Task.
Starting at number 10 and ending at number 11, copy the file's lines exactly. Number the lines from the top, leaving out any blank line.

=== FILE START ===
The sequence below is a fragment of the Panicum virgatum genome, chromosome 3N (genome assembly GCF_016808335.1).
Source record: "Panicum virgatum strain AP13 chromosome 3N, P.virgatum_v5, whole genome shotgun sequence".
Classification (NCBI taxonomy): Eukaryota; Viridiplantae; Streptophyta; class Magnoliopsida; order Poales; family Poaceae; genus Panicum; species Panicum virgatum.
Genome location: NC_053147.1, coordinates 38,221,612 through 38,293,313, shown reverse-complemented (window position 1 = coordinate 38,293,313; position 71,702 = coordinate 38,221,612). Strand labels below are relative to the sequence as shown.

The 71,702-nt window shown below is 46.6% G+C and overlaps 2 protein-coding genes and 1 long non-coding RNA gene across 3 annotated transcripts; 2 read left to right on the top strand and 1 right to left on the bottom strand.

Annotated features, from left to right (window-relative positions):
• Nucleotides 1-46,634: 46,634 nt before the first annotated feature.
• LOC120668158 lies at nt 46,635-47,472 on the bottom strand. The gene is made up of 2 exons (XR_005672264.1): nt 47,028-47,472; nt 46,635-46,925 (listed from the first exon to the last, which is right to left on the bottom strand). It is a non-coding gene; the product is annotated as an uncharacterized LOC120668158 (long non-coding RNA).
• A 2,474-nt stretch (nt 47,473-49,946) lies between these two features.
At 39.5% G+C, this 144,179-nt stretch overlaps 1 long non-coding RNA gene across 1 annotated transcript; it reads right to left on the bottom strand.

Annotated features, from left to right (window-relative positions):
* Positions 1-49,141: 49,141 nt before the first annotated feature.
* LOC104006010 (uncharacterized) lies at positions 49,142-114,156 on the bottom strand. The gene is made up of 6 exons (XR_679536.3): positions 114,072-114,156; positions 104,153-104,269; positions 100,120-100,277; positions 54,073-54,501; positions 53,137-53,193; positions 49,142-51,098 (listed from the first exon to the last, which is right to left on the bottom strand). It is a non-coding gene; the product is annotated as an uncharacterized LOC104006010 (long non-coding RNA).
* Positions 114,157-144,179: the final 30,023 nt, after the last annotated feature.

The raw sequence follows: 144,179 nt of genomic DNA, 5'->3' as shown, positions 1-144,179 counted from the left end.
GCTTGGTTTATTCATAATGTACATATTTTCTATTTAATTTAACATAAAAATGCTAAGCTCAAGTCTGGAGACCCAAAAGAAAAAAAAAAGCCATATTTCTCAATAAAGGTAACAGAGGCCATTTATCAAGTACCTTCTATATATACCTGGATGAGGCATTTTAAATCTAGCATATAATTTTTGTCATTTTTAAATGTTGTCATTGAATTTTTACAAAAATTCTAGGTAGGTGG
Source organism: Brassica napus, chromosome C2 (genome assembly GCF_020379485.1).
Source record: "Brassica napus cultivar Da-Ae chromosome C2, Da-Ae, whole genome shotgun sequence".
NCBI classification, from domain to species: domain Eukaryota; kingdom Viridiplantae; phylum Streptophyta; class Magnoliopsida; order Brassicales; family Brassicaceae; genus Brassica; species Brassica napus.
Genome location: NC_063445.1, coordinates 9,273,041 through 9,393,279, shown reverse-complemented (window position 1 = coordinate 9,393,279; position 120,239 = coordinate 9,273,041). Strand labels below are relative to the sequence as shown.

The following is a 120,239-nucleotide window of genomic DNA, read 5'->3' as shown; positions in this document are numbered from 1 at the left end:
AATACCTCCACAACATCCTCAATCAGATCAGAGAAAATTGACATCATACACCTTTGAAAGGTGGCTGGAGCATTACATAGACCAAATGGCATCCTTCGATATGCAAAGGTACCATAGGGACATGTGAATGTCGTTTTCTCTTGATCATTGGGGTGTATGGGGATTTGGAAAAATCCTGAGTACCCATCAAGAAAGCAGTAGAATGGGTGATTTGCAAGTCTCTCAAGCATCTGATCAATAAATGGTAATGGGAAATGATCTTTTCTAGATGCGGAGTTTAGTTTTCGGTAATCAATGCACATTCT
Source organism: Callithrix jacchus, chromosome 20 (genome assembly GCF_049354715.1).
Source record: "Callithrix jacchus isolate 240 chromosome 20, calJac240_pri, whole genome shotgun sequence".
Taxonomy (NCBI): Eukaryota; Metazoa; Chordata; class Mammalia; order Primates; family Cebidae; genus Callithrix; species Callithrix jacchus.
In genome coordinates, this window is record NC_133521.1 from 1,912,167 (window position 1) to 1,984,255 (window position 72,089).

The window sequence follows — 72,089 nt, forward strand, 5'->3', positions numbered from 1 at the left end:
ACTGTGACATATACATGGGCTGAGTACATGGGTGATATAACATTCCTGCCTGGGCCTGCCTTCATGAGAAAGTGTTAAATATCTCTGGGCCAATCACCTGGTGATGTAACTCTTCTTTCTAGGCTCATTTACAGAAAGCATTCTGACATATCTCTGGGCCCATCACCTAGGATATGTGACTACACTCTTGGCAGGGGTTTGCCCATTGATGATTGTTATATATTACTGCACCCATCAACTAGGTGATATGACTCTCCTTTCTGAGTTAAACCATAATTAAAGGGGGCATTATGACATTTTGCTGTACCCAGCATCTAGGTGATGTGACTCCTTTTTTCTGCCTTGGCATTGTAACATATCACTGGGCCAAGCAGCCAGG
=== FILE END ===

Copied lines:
At 39.5% G+C, this 144,179-nt stretch overlaps 1 long non-coding RNA gene across 1 annotated transcript; it reads right to left on the bottom strand.

Annotated features, from left to right (window-relative positions):